Tag Archives: The Paradox

Paradox 4x1,5

Harnessing the Power of Paradox

The very nature of business transformation is a paradox.

A fundamental principle of transformation and part of what makes transformation different than ‘change’ is that the polarization of mindset from current state to transformed state is so dramatic that the two ways of thinking are nearly impossible to consider together.

The Transformational Organization Paradigm uses the naturally occurring paradoxes in thinking, activity, and outcome as a source of forward propulsion for transformative work. At each level of the organization affected by transformative work paradoxes of intention, demand, skillset, goal and purpose exist. Identifying these as transformative work is approached and as they emerge over the course of the initiative is typically untapped success leverage. Leaders, operational staff and program and project team members will often be shocked into immobilization when confronted by paradoxical demands inherent in transformative work, or otherwise may have difficulty navigating the paradoxes and working through them. In doing so they ignore a powerful tool that may be used to move more deftly through ambiguity and uncertainty toward the transformed state.

Transformative paradoxes must be taken in as a whole rather than expressed in piecemeal by individual risk items or issue items or resistance items. And, the greatest forward motion a transformative effort can gain is through constantly encountering and resolving the highest friction point within the paradox.

The Transformational Organization maps the transformation paradoxes across the organizations formal and informal functions, groups, and teams as part of the transformation strategy work. And as each program, project, task force, work package and activity is approached the paradoxes inherent in moving from current state to transformed state are remapped at lower and lower levels.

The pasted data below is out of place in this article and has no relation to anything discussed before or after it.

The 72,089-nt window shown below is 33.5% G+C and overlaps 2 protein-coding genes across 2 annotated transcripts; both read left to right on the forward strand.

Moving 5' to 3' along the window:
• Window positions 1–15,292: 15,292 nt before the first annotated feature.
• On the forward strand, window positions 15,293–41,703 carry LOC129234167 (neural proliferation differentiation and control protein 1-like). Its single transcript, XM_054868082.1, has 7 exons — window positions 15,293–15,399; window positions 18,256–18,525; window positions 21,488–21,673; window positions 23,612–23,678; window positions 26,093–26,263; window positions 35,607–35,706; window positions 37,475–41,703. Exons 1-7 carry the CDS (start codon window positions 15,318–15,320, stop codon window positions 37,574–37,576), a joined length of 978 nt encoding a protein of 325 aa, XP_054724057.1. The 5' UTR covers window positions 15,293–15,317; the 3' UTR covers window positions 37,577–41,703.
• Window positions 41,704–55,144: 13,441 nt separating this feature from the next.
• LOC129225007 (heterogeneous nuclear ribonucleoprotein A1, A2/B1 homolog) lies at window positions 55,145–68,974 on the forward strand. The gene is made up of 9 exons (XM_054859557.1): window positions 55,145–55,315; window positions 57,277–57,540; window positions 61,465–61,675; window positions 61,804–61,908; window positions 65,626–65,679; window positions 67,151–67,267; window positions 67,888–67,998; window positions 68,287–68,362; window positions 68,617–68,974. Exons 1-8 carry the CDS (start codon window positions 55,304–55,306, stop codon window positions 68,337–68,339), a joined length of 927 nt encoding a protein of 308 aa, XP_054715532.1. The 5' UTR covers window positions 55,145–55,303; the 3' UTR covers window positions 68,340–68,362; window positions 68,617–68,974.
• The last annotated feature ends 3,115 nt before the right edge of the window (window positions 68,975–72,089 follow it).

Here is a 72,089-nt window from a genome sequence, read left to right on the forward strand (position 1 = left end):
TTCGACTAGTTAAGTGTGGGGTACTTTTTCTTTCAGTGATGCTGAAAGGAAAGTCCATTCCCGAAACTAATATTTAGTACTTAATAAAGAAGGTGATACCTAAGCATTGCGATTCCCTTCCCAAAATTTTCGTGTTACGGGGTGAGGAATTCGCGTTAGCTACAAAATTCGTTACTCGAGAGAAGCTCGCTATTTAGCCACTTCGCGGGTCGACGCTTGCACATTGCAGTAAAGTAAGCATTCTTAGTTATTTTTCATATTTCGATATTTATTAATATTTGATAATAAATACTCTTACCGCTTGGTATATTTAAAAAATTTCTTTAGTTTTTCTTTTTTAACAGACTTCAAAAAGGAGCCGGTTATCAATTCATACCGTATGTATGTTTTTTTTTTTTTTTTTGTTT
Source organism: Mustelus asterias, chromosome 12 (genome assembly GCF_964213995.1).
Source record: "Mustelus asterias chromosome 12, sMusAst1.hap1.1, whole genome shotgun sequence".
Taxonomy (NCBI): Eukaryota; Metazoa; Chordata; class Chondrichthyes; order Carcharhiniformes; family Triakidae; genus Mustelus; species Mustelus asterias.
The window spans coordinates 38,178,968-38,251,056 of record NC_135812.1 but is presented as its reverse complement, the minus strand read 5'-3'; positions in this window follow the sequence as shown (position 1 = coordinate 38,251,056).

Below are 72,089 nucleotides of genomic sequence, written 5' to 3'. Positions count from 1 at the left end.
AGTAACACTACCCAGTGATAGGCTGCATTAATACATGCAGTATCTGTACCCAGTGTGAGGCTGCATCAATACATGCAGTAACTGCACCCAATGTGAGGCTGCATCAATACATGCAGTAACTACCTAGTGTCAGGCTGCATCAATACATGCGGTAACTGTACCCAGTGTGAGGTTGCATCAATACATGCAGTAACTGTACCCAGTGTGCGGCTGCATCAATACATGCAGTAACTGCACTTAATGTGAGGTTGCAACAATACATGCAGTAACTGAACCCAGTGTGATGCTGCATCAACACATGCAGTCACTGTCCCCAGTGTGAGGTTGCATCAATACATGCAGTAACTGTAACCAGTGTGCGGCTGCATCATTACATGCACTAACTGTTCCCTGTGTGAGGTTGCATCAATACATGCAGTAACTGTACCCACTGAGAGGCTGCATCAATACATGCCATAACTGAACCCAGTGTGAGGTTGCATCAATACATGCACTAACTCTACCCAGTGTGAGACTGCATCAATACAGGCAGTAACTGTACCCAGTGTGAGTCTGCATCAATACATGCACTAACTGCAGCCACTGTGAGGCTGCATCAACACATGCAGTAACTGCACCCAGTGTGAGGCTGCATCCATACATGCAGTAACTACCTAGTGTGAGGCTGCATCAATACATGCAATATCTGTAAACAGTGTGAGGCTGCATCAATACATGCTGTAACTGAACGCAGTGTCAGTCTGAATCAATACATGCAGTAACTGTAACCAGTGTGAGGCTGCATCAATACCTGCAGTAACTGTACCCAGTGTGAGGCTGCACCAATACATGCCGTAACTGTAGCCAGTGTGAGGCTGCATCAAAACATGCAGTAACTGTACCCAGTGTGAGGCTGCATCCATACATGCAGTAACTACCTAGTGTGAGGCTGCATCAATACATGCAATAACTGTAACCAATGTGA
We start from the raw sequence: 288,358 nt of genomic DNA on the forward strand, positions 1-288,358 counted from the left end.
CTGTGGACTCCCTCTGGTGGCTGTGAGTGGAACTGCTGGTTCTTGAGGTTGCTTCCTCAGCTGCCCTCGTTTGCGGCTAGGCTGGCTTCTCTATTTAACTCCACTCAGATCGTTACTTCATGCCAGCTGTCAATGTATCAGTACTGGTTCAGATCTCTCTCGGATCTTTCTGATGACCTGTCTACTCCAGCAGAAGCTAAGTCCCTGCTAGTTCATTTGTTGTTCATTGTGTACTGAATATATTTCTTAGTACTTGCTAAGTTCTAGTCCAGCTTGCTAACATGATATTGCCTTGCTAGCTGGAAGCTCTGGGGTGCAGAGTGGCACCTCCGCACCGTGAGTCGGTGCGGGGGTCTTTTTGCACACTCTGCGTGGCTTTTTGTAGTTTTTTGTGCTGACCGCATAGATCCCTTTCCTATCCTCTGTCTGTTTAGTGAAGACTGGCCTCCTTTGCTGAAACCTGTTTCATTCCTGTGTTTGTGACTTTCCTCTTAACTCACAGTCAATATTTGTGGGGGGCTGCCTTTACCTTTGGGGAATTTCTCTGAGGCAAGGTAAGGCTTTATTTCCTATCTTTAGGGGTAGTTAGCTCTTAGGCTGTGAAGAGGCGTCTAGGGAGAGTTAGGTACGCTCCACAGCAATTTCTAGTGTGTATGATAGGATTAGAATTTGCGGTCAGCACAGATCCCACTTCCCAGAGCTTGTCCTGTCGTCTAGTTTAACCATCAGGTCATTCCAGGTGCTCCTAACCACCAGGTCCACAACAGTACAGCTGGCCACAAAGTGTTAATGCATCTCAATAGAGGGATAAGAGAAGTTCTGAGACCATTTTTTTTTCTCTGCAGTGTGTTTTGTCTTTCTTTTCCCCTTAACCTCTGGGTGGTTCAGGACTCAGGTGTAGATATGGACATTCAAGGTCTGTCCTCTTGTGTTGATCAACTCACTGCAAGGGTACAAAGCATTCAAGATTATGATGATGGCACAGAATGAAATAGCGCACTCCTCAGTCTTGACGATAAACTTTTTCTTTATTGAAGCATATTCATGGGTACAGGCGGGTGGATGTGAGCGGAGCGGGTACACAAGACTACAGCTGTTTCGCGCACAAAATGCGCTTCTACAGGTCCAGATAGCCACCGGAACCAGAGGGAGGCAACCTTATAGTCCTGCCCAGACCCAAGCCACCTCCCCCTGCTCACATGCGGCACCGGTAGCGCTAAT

The identification, mapping and navigation of paradoxes also forms a large part of specific change intelligence capabilities related to turning unacceptable unknowns/uncertainty into acceptable unknowns/uncertainty in the minds of executive, management and staff.

Navigating paradoxes is a skill that requires each leader and team member to confront the opposing directives, thinking, activity, outcome, assumptions, intention, demand, skillset, goal or purpose within the current context and ask questions like : What new truth are realizing at this point? What is real and harness-able at this moment that will move us forward? What can I think and do now that matters?

The image above represents the paradox that is the very nature of business transformation.

Organization Metaphors – Morgan 2006

Here are a set of slides that describe the metaphors posed by Gareth Morgan in 2006 in his book Images of Organisation to describe in more visual terms the types of organizations (culture, value system, and structure).

The central thesis of this book is that all theories of organisation and management are based on implicit metaphor, and that metaphors play a paradoxical role: they are vital to understanding and highlighting certain aspects of organisations, while at the same time they restrict understanding by backgrounding or ignoring others.

Open Slide DeckSlide Deck on Organization Metaphors - Morgan 2006

Paradox : A Gestalt Theory of Change

by Herb Stevenson

Underlying the application of Gestalt theory to organization development, consulting, and/or coaching is an approach that Arnold Biesser, M.D., characterized in 1970 as the paradoxical theory of change. This theory, which has become the foundation of practice at the Gestalt Institute of Cleveland, flows from the primary premise that meaning manifests through the differentiation, dissolution and integration—a form of absorption—of polarities. This article provides an understanding of the theoretical concepts that underpin Gestalt theory as it relates to polarity, paradox and dilemma.



Transformational and Coercive Strategies for Planned Organizational Change: Beyond the OD Model

This paper challenges the universality of O.D. theory, arguing that it presents an incomplete model of organizational change. Two contrasting ‘theories’ of organization al change are compared and evaluated (the incremental and transformational theses)  and also two contrasting methods of change: participation and coercion. All four approaches are seen as legitimate components  of a differentiated contingency model of change. The model has implications for the choice of strategies for managing organizational change in differing circumstances and for the training of change agents.

-Dexter C. Dunphy, Doug A. Statce, Australian Graduate School of Managment, Uof New South Wales